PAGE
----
Aaron Judge hitting a ball that actually broke through the back of Marlins stadium. At that point, he simply stopped, and began walking. The crowd grew silent, as the hulking slugger steadily made his way from home plate towards the outfield wall.
Upon reaching it he simply opened the door in the outfield and walked through, and there he stood before it, the Great Statue of Marlins Stadium. With the knob of his bat he pushed a button; where had that button come from anyway? A slow, slightly liquid rumbling began. Slight at first, then increasingly stronger, seeming to take every other sound in the stadium, and appropriate it for itself.
The dolphins and flamingos began whirring and clicking, in patterns and forms never seen before. Eventually, the cacophonous rumble ebbed, seemingly as quickly as it had grown. Now, silent once again, a small ramp deployed in front of Judge. He walked slowly up it, pausing to the rest his hand on the entry, and carefully lowering head as he entered the statue. It rose slowly, gracefully, still noiselessly. Almost casually it left the ground turned towards the new exit Judge’s home run had left, and departed. They were gone.
Then, after the commercial break, the finals began. Blackmon caught a break there.
Baseball's Annual Garage Sale
By: Kate Preusser
My mom has a problem with stuff. I guess you could call it hoarding, although it’s not exactly to the “stacks of newspapers tumbling down Indiana-Jones style as you attempt to navigate through the house” level. It’s more, “no I can’t possibly give away this [oscillating fan, sandwich maker, rolling suitcase], it’s still perfectly good!” She doesn’t need the thing; ridding herself of the thing will, in fact, result in her having more of something, more money or more space or more oxygen, at least. But this addition by subtraction doesn’t compute for her. As a child raised by parents who lived through the Depression–when my grandfather died we emptied their basement of mason jar upon mason jar of screws, bottlecaps, bits of string–all my mother can see is the loss.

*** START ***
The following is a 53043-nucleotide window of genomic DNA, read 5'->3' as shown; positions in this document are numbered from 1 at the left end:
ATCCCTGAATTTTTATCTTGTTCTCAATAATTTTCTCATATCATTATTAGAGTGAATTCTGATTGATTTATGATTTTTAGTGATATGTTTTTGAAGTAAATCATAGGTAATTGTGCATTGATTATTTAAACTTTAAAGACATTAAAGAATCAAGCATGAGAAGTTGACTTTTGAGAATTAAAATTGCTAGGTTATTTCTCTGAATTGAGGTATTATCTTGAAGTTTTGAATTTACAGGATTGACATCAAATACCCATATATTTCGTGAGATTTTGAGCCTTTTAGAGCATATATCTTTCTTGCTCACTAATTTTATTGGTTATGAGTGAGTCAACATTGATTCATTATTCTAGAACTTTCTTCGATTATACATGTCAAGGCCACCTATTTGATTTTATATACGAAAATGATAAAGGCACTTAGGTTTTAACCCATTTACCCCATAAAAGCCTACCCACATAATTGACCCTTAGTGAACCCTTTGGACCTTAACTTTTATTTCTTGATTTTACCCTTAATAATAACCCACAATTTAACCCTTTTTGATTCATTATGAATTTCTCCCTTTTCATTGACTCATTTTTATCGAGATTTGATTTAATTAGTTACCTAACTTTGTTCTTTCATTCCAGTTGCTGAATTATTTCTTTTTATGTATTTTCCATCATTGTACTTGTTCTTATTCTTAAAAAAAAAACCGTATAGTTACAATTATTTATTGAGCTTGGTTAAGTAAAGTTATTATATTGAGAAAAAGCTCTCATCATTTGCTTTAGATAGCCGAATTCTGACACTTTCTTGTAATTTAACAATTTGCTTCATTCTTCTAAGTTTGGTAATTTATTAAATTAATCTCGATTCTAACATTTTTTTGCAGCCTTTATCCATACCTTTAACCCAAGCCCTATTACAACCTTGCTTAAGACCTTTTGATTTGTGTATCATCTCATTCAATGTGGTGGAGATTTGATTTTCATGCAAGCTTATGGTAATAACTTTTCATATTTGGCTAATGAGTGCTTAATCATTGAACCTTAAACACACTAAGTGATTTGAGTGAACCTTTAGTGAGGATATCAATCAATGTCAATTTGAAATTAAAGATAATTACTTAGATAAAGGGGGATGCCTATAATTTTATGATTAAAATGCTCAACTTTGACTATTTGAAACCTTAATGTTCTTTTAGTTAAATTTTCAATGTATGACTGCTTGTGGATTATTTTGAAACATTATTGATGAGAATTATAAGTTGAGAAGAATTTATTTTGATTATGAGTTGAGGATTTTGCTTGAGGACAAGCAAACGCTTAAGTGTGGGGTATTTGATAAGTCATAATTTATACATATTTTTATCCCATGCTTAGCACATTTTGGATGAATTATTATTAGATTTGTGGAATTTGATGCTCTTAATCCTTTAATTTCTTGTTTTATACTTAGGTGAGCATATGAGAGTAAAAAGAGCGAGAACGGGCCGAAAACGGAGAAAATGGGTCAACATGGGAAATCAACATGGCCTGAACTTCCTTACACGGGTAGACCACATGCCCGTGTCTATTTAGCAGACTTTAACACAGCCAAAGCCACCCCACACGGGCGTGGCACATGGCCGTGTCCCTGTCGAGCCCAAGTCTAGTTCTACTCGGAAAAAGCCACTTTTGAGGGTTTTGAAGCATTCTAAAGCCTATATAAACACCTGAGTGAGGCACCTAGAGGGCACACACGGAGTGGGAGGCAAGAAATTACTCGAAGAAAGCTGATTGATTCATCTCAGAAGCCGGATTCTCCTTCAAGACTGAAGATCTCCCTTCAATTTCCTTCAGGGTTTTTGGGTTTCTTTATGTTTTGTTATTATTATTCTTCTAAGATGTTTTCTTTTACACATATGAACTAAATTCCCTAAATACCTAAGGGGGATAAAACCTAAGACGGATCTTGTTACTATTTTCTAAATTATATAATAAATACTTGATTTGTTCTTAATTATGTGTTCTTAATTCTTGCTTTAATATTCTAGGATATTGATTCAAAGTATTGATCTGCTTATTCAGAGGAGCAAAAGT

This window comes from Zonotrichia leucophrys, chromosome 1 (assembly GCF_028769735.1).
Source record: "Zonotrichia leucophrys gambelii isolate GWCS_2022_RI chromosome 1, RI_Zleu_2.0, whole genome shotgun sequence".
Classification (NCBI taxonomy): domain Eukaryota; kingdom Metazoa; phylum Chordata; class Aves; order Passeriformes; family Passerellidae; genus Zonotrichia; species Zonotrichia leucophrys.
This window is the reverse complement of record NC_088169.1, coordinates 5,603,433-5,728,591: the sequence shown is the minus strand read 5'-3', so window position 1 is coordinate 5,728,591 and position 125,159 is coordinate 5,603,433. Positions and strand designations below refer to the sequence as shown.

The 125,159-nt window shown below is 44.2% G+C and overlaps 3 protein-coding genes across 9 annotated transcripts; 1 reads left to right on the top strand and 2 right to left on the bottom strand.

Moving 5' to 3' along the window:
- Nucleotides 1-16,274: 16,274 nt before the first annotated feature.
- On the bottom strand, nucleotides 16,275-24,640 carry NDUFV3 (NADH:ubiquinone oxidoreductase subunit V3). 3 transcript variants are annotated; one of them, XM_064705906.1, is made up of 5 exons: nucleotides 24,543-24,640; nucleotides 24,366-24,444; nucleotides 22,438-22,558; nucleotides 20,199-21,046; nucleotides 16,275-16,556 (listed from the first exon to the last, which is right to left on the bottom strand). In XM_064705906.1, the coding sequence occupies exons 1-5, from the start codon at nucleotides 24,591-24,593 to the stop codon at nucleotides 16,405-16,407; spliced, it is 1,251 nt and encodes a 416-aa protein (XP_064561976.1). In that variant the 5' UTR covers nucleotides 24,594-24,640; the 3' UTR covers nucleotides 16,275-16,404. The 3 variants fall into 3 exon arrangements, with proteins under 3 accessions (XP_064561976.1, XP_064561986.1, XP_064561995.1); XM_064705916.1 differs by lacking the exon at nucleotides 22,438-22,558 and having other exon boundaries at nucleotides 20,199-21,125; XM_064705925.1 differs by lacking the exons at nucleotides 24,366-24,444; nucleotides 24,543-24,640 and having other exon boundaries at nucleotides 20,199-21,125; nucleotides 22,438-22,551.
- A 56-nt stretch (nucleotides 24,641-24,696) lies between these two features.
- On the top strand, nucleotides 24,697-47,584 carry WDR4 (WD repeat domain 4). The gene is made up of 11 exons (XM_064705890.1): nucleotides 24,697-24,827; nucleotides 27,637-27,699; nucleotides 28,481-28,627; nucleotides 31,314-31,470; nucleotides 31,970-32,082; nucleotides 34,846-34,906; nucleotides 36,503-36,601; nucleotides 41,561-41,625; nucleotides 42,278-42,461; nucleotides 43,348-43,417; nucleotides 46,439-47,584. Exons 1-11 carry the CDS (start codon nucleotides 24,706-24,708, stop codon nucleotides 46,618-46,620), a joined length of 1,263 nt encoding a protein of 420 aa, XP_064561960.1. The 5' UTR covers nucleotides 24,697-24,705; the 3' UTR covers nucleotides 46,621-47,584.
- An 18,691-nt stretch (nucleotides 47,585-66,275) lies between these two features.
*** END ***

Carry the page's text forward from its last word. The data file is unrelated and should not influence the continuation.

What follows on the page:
The time I identify with this part of my mother the most is always the trade deadline. I know my favorite team does not need all of its current pieces. Rationally, I know there are other things they need more, even if that thing is not a corporeal thing, but the abstraction of money or roster space or a Low-A pitching prospect. But the idea of sending off any pieces, even pieces I dislike personally, floods me with a low-level anxiety I see mirrored in my mother’s face when I gently suggest she perhaps does not need three waffle irons (regular, Belgian, and heart-shaped). The refrain is always the same: “But what if I need it?”
And I suppose that’s what’s hard about the trade deadline: it’s a step into the unknown, your foot chasing vainly after that top step in the dark. Depending on your life experience, you look down the line and see either possibility, or deprivation and regret. As a Mariners fan, I’m much more acquainted with the latter. Safer just to hope for a neutral WAR out of this mason jar of twist-ties. It doesn’t matter if the team has ten center fielders; what if I need the heart-shaped one? There’s a comfort in ownership, even if you are a proprietor of mostly junk, but also a degree of identity tied to owning these things. My attempts to get my mom to divest herself of things threatens her identity as a person who owns four different curling irons; the trade deadline challenges my understanding of what it means to be a fan of this team. So maybe what I’ll do is ease up on my mom for a while, let things take their natural course. Last I checked, the wire on one of those curling irons was getting kind of frayed, anyway.